Cavaliers receive lesson in small-market success

Mar 4, 2014; Cleveland, OH, USA; Cleveland Cavaliers point guard Kyrie Irving (2) defends San Antonio Spurs point guard Tony Parker (9) as power forward Tim Duncan (21) looks to pass in the second quarter at Quicken Loans Arena.

David Richard/David Richard-USA TODAY Sports

CLEVELAND — It’s hard to know what to say about a game like that.

You can start by admitting the visiting San Antonio Spurs are just better than the Cavaliers — and proved it for all but one quarter of a 122-101 tanning of the Cavs’ hides on Tuesday.

The loss drops the Cavs four games out of the final playoff spot with 20 to go.

Good luck with that one, kids.

But sometimes you just have to tip your cap to the other guy, the smarter guy, the guy who has been playing the right way for a very long time.

For the past 15 years, that guy has been the Spurs.

"Stability," was the first word Cavs coach Mike Brown used to describe the Spurs’ run of successes, which includes four titles and five Finals appearances. With basketball artifacts such as Tim Duncan (age 37) and Manu Ginobili (36), and even Tony Parker (31), the Spurs probably should have been done in 2009.

Instead, coach Gregg Popovich and his troops just keep making fools of dudes.

The Spurs may not always assist on a remarkable 39 of 43 baskets, as they did Tuesday, but they sure do always try.

"They’ve played the way they played (Tuesday) for many years," Brown said.

The Spurs move the ball, they spread you out, and the result is "a nice rhythm shot," according to Brown. And, man, he’s right on the money with that one.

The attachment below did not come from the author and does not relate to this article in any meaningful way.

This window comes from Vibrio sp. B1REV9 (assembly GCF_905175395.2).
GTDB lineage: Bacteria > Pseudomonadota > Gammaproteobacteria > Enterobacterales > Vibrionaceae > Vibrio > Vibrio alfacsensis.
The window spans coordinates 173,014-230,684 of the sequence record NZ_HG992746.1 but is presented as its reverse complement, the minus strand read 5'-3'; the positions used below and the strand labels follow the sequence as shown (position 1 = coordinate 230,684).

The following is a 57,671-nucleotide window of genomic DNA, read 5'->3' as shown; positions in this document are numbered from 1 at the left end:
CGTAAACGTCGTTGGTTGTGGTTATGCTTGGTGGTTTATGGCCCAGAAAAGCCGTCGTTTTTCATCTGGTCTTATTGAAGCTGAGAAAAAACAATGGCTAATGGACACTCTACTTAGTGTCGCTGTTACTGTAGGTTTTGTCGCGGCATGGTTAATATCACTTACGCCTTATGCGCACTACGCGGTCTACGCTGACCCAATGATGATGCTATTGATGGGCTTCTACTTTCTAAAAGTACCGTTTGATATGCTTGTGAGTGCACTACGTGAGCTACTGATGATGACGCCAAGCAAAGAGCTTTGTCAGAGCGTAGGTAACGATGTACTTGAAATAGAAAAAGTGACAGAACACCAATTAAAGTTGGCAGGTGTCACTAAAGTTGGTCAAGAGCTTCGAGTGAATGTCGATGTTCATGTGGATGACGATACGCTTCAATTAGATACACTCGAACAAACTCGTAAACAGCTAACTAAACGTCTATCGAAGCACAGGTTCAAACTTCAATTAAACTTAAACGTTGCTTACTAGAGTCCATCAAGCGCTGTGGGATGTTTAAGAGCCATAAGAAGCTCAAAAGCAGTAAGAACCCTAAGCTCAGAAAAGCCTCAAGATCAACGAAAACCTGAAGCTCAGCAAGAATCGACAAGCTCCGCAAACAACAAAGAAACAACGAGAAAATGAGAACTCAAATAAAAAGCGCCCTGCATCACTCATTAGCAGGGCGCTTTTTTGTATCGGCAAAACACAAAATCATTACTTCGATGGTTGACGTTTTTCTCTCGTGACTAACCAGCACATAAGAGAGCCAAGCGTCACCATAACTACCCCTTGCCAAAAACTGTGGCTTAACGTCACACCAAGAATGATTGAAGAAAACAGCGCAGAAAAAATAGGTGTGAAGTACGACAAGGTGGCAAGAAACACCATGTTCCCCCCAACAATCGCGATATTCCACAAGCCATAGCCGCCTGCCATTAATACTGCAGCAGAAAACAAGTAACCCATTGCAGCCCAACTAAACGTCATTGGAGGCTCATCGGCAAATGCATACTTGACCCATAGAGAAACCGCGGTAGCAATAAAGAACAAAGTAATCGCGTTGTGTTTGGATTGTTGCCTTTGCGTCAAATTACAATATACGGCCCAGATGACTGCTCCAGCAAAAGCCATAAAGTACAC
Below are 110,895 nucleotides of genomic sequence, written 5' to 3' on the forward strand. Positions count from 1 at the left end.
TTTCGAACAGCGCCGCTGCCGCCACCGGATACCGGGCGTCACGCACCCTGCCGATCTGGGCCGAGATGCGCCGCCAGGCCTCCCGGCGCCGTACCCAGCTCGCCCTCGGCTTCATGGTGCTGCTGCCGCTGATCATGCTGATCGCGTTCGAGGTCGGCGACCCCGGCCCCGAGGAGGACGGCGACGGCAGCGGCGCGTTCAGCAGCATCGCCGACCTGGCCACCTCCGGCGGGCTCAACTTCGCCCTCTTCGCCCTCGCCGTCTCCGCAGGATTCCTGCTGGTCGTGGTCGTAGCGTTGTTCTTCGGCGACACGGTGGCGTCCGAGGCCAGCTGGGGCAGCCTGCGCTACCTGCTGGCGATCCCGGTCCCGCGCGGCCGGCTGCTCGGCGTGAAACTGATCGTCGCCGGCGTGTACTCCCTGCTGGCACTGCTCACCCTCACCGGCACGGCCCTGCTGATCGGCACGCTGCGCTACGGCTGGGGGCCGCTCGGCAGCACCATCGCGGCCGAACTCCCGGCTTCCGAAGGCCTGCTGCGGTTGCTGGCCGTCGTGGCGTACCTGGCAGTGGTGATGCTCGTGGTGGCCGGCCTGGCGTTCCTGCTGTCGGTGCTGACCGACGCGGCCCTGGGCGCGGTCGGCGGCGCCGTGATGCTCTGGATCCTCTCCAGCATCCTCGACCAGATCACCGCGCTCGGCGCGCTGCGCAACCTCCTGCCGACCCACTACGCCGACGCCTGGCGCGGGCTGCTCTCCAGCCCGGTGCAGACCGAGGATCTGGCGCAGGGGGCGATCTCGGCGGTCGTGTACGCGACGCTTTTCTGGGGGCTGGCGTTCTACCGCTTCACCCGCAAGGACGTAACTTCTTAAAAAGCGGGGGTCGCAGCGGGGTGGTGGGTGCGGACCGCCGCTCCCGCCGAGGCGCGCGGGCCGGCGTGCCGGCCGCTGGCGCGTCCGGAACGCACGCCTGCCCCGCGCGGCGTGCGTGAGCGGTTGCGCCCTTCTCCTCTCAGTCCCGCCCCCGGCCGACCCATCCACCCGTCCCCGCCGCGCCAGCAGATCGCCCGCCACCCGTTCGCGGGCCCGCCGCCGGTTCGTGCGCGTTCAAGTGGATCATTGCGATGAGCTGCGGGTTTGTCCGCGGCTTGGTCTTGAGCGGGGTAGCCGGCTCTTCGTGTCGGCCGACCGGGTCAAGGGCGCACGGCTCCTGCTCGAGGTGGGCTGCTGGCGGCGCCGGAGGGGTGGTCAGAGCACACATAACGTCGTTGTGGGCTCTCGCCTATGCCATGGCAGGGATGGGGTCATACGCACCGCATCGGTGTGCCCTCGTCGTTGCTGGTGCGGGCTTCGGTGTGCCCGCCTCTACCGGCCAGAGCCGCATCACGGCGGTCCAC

Believe it or not, the Cavs (24-38) weren’t awful. But one thing that was perhaps more evident than ever: How much less disciplined they were than the opponent. While the Spurs quickly move the ball to the open man and take uncontested jumpers, the Cavs still often settled for dribbling and dribbling and dribbling some more. Then they usually heaved up some sort of closely defended shot.

Assuming the Cavs don’t win at least half of their final 20, which is likely what it will take to see the postseason, they have to spend the offseason figuring out how to get the most out of Kyrie Irving and Dion Waiters.

Both did a nice job Tuesday, Irving scoring 24 with six assists, Waiters going for 24 points in his first game back from a hyperextended knee.

Also, Spencer Hawes (20 points, 13 rebounds) continued to turn himself into a prime free-agent target (for the Cavs and for everyone) when his contract expires this offseason. But other than Hawes, Irving and Waiters, the Cavs were just sort of out there.

Spurs top Cavs 122-101

It’s hard to define why, but that sort of standing around and observing has happened too often this season. The Cavs’ culture isn’t horrid — or at least it doesn’t seem to be anymore. But it sure could use a consistent pick-me-up.

Until that comes along, you can expect more of the same.

And there’s no way to really tell what can fix these issues. It may be yet another roster change, another coaching change, a change in the front office or maybe another stab at the draft. Who knows? Perhaps devoted owner Dan Gilbert will decide all are in order.

All we really know is the Cavs sure can’t continue to travel down this road, because it just stinks.

If the small-market Spurs have figured out a way to sustain being a contender, then there really are few excuses. As NBA commissioner Adam Silver has said repeatedly, every "well-managed" team will have a chance.

Yes, the Spurs are proof, and yes, the Cavs can get there.

But sadly, the way the Spurs performed Tuesday made the Cavs seem oh-so far away. Maybe further away than they really are, but maybe not.

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